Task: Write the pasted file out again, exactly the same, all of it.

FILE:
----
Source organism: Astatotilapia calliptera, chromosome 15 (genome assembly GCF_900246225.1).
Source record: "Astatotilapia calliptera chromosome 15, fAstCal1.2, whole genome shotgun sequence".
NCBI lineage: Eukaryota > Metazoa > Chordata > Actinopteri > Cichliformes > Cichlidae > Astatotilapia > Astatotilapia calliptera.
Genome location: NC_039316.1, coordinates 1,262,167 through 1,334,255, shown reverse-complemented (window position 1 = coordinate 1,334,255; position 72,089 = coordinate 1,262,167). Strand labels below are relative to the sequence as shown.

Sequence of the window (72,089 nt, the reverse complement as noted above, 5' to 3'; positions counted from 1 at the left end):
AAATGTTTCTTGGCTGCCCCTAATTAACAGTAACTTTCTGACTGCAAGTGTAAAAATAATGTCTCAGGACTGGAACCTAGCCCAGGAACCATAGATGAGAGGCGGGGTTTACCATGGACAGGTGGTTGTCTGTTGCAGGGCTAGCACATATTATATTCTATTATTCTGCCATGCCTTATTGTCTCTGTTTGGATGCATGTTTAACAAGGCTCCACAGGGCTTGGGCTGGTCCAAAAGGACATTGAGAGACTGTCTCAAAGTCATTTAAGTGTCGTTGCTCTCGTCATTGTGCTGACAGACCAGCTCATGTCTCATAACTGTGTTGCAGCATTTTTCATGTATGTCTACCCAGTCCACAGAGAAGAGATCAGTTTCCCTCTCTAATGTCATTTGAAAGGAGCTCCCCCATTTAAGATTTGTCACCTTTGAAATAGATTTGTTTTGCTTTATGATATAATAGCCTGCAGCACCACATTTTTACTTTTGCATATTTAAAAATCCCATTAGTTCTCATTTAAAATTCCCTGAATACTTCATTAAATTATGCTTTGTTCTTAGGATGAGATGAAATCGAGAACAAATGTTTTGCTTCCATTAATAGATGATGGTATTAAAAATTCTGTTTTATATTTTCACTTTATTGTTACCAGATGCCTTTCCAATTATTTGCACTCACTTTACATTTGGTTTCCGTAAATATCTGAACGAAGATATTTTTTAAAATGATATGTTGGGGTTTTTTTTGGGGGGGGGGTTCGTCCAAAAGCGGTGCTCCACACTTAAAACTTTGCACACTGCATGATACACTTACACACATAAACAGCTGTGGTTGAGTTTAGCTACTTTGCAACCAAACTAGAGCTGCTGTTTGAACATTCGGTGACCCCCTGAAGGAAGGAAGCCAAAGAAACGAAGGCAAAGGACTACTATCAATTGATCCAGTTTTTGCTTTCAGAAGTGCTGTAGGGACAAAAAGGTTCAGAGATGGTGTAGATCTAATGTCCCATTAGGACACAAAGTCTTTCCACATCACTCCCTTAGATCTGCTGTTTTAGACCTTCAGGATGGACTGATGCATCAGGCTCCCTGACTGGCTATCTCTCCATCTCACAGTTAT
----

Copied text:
Source organism: Astatotilapia calliptera, chromosome 15 (genome assembly GCF_900246225.1).
Source record: "Astatotilapia calliptera chromosome 15, fAstCal1.2, whole genome shotgun sequence".
NCBI lineage: Eukaryota > Metazoa > Chordata > Actinopteri > Cichliformes > Cichlidae > Astatotilapia > Astatotilapia calliptera.
Genome location: NC_039316.1, coordinates 1,262,167 through 1,334,255, shown reverse-complemented (window position 1 = coordinate 1,334,255; position 72,089 = coordinate 1,262,167). Strand labels below are relative to the sequence as shown.

Sequence of the window (72,089 nt, the reverse complement as noted above, 5' to 3'; positions counted from 1 at the left end):
AAATGTTTCTTGGCTGCCCCTAATTAACAGTAACTTTCTGACTGCAAGTGTAAAAATAATGTCTCAGGACTGGAACCTAGCCCAGGAACCATAGATGAGAGGCGGGGTTTACCATGGACAGGTGGTTGTCTGTTGCAGGGCTAGCACATATTATATTCTATTATTCTGCCATGCCTTATTGTCTCTGTTTGGATGCATGTTTAACAAGGCTCCACAGGGCTTGGGCTGGTCCAAAAGGACATTGAGAGACTGTCTCAAAGTCATTTAAGTGTCGTTGCTCTCGTCATTGTGCTGACAGACCAGCTCATGTCTCATAACTGTGTTGCAGCATTTTTCATGTATGTCTACCCAGTCCACAGAGAAGAGATCAGTTTCCCTCTCTAATGTCATTTGAAAGGAGCTCCCCCATTTAAGATTTGTCACCTTTGAAATAGATTTGTTTTGCTTTATGATATAATAGCCTGCAGCACCACATTTTTACTTTTGCATATTTAAAAATCCCATTAGTTCTCATTTAAAATTCCCTGAATACTTCATTAAATTATGCTTTGTTCTTAGGATGAGATGAAATCGAGAACAAATGTTTTGCTTCCATTAATAGATGATGGTATTAAAAATTCTGTTTTATATTTTCACTTTATTGTTACCAGATGCCTTTCCAATTATTTGCACTCACTTTACATTTGGTTTCCGTAAATATCTGAACGAAGATATTTTTTAAAATGATATGTTGGGGTTTTTTTTGGGGGGGGGGTTCGTCCAAAAGCGGTGCTCCACACTTAAAACTTTGCACACTGCATGATACACTTACACACATAAACAGCTGTGGTTGAGTTTAGCTACTTTGCAACCAAACTAGAGCTGCTGTTTGAACATTCGGTGACCCCCTGAAGGAAGGAAGCCAAAGAAACGAAGGCAAAGGACTACTATCAATTGATCCAGTTTTTGCTTTCAGAAGTGCTGTAGGGACAAAAAGGTTCAGAGATGGTGTAGATCTAATGTCCCATTAGGACACAAAGTCTTTCCACATCACTCCCTTAGATCTGCTGTTTTAGACCTTCAGGATGGACTGATGCATCAGGCTCCCTGACTGGCTATCTCTCCATCTCACAGTTAT